• In global illumination, there would be no contact shadow, yes. However, the question is about ambient occlusion, which only performs one bounce. Additionally, as long as the scene is not closed (i.e. the sky is visible), the scene would converge if global illumination was used even with albedo of 1. – Benedikt Bitterli Aug 12 '15 at 8:20
• The trick of putting the sphere on the ground and looking at the contact point is a great one. Notice it works for debugging your (spherical) lights too, but in the opposite direction! – imallett Oct 11 '15 at 5:04

I'll add some guidelines to help readers understand Benedikt Bitterli's statement "Make sure to gamma correct your images".

Gamma correcting images does not mean applying a power filter at the end. It means working in linear space during all calculations, and finally encoding the output into gamma space.

Gamma space is the color space into which all display machines of this age expect RGB values to be presented to them.

Linear space in opposition, is the fact of working with values which are proportional to physical emissions.

Therefore, when the artist edit the values of the albedos colors of the world surfaces, and the colors of the lights of the scene, he does it in gamma space because no edition software dare to modify what the user has input and just saves as-is. So the artist was looking at something that looked good for him, while stored in gamma space.

So the first step of all rendering engine, should be to convert all human edited input to linear space first. In your case that means all sphere colors and emissions values.

Then, you do your usual raytracing, brdf evaluation, monte carlo sampling, whatever process, in HDR if possible using float32 components if possible. (usually works nice with 128 bits SIMD as r,g,b,a vectors).

Finally you tone filter the HDR image according to the exposure value you choose, heuristically or manually. This operation could be very simple like a clamp. And then and only then, you encode the final image to gamma space.

The base is: a monitor will take an input value x and apply the formula x^2.2 to create the physical radiance on the output pixel.

Thus, the conversion formulas goes as follow:

linear to gamma: x^(1/2.2)
gamma to linear: x^2.2

Please note as trivia that sRGB space has a complex formula, a if, and some offset. But viewed from afar the curve is very very close to simple gamma.

Second thing to take into account, are you sure your sampling is fair ?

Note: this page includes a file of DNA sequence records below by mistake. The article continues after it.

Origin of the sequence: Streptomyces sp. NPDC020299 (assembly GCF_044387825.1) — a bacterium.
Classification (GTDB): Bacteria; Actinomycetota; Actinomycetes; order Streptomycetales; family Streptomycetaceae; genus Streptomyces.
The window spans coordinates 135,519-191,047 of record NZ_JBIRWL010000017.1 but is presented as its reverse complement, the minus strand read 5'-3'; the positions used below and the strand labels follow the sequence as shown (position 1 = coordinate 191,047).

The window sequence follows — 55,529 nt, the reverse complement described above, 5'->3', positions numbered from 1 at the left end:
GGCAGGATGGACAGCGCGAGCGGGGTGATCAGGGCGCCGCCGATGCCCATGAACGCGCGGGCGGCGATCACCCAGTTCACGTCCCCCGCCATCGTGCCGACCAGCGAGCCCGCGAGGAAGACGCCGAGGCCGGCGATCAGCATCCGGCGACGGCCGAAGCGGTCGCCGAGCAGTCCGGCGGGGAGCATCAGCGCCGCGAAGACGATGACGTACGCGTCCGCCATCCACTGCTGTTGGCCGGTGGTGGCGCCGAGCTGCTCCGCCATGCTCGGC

You could be sampling too much in the directions that privileges more rays to reach the sky. check the uniformity of your sampling. You said you use a gaussian that seems to me like you are going to ask for bias. Just use the classic Lambert distribution sampling: https://pathtracing.wordpress.com/ this way you reduce the number of samples necessary to get a variance equivalent with a purely uniform sphere. and you also save the cosine evaluation because its embedded in the distribution.

Lastly, if your spheres are really mirrors and your GI is supposedly actually working, it will accumulate reflected energy on the ground, therefore compensating your shadows from occlusion. I even expect to see more energy than darkening in such cases.

• Interesting - thank you. For the additional light reaching the floor from the spheres, I am expecting this to be less than the light that would reach the floor directly from the sky if the spheres were not there, since they are convex. That is, I can't picture caustics resulting from only convex surfaces when the light is coming evenly from the sky. Even in the extreme case of all light being reflected (no absorption), I would expect simply no shadow, rather than a caustic. – trichoplax Oct 9 '15 at 2:47
• I understand your intuition. I wanted to dare make an analytical computation for what energy we should expect on a pixel laying just under the vertical tangent of the sphere but I'm so slow at math I gave up lol. Indeed convex surfaces will reflect through only one path to any given singular emission source-point, so caustics seems implausible. – v.oddou Oct 16 '15 at 1:19